What is Bharat Bill Payment System (BBPS)?
- BBPS is a Reserve Bank of India conceptualised system that offers bill payment service to consumers via digital as well as through a network of agents & bank branches.
- It is run by National Payments Corporation of India (NPCI).
- The biggest advantage of BBPS is that the consumer has the Control of all his bills at one place and can be paid anywhere and anytime.
- Currently, BBPS covers repetitive payments for everyday utility services such as electricity, water, gas, telecom and Direct-to-Home (DTH).
- BBPS payments can be made using cash, cheques as well as through digital methods such as internet banking, debit, credit card, among others.
About the National Payments Corporation of India (NPCI)
- NPCI is an umbrella organization for all retail payments system in India.
- Founded in 2008, NPCI is a not-for-profit organisation registered under the Companies Act 2013.
- It aims to allow all Indian citizens to have unrestricted access to e-payment services.
- It was set up with the support of the Reserve Bank of India (RBI) and Indian Banks’ Association (IBA). NPCI has ten promoter banks.
- It has successfully completed the development of a domestic card payment network called RuPay, reducing the dependency on international card schemes.
Bilateral & International Relations
President of India’s visit to three nations- Slovenia, Iceland & Switzerland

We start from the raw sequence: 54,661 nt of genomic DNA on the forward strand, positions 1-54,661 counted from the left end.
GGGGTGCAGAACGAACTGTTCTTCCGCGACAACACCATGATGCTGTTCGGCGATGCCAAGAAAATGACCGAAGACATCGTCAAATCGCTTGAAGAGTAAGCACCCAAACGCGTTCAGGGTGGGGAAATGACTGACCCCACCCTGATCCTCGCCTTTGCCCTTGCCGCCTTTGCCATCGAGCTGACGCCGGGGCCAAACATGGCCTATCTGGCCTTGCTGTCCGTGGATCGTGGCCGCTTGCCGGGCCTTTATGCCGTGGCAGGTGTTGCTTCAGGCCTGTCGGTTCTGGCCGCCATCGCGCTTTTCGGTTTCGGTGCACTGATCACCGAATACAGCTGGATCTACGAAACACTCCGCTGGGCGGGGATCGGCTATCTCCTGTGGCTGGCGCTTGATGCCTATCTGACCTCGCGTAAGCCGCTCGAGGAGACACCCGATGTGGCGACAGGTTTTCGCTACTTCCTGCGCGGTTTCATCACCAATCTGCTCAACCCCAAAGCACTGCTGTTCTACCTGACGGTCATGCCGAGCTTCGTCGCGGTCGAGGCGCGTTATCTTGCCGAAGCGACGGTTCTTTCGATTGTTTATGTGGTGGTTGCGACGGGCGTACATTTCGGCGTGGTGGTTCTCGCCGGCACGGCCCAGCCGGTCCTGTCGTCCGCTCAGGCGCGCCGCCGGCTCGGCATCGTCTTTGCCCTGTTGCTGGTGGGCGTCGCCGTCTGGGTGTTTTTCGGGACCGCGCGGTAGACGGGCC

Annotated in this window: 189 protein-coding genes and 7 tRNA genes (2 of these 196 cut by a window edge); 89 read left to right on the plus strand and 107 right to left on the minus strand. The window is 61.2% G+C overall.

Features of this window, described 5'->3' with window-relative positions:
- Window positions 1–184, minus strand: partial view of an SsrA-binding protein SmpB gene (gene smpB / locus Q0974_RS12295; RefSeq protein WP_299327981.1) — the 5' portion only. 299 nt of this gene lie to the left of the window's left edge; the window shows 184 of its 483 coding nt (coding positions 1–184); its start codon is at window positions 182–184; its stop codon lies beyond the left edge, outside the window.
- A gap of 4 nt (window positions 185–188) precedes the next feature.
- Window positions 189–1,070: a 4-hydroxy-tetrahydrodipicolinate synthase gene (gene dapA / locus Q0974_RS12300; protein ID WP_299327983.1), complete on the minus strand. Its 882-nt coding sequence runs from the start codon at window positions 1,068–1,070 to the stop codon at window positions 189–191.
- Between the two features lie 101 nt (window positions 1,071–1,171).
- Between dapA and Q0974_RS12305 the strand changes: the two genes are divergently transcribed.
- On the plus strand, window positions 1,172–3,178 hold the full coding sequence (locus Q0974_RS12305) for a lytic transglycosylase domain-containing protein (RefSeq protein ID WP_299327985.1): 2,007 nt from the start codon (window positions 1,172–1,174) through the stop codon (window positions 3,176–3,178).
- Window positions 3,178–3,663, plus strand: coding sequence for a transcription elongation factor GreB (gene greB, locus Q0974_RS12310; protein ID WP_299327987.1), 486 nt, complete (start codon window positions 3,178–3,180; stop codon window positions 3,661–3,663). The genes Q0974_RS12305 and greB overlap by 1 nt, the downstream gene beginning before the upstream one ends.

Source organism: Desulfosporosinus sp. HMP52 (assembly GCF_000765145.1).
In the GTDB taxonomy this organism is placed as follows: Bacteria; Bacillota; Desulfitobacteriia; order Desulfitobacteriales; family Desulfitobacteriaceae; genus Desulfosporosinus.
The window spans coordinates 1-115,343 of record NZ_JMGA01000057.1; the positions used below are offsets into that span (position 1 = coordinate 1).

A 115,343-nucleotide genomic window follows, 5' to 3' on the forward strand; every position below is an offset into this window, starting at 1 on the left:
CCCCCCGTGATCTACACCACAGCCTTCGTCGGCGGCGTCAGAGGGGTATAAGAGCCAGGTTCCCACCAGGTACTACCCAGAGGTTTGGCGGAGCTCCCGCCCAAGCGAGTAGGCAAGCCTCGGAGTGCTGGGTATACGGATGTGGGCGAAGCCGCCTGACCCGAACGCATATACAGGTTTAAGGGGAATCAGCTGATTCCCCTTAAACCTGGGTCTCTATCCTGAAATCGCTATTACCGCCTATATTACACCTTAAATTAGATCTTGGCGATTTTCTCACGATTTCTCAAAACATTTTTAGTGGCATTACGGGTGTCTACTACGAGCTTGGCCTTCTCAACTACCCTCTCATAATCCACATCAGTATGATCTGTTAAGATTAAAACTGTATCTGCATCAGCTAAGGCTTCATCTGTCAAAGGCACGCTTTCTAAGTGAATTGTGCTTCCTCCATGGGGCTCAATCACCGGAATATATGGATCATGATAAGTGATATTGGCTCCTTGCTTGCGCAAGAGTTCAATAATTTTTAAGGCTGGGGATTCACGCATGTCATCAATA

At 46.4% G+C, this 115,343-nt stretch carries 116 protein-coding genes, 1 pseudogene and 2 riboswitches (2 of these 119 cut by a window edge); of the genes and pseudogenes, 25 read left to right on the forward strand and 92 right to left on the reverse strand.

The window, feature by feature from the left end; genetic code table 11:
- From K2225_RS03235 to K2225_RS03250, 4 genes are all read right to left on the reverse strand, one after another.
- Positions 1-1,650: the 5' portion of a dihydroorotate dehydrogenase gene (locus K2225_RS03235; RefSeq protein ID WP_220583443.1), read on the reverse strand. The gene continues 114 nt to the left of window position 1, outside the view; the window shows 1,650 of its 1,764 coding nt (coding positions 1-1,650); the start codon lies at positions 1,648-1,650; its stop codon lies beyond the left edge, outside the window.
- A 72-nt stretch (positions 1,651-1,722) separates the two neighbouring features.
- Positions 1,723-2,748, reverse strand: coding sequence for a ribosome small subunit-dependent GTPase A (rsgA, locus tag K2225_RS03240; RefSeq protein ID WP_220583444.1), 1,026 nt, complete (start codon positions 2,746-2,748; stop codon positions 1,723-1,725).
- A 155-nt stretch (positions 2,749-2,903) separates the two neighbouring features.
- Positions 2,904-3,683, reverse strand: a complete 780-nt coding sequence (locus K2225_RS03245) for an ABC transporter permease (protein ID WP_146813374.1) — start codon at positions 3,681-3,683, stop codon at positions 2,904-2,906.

On the concluding day of his visit to Slovenia, the President of India attended the Indian community in Ljubljana, Capital of Slovenia. He will also visit to –Iceland, Switzerland and Slovenia.
Location of Slovenia
- Slovenia is located in central Europe.
- Slovenia is bordered by the Adriatic Sea, Italy to the west, Austria to the north, Hungary to the east, and Croatia to the south.
Location of Iceland
- Iceland is an island country located in the North Atlantic Ocean.
- It does not share land borders with any countries.
- It is situated in between the countries of Greenland, the Faroe Islands and Norway, South of the Arctic Circle.
- It is known worldwide for its immense geological activity and large glacier and has therefore often been nicknamed the land of ice and fire.
Location of Switzerland
- It is situated in Western Europe.
- It is bordered by Germany to the north, France to the west, Italy to the south, and Austria and Liechtenstein to the east.
- It’s three natural geographic regions are the Jura Mountains, the Alps and the central plateau, or Mittelland.
At 17.5 million, Indian diaspora largest in the world: UN report
India was the leading country of origin of international migrants in 2019 with a 17.5 million strong diaspora, according to new estimates released by the United Nations, which said the number of migrants globally reached an estimated 272 million.
Global Highlights of ‘The International Migrant Stock 2019’
- Top 10 countries of origin (from which people migrate) account for one-third of all international migrants.
- Regionally, Europe hosts the largest number of international migrants, followed by Northern America and Northern Africa and Western Asia.
- Women comprise 48% of all international migrants in 2019. The share of migrant women was highest in Northern America and Europe and lowest in sub-Saharan Africa and Northern Africa and Western Asia.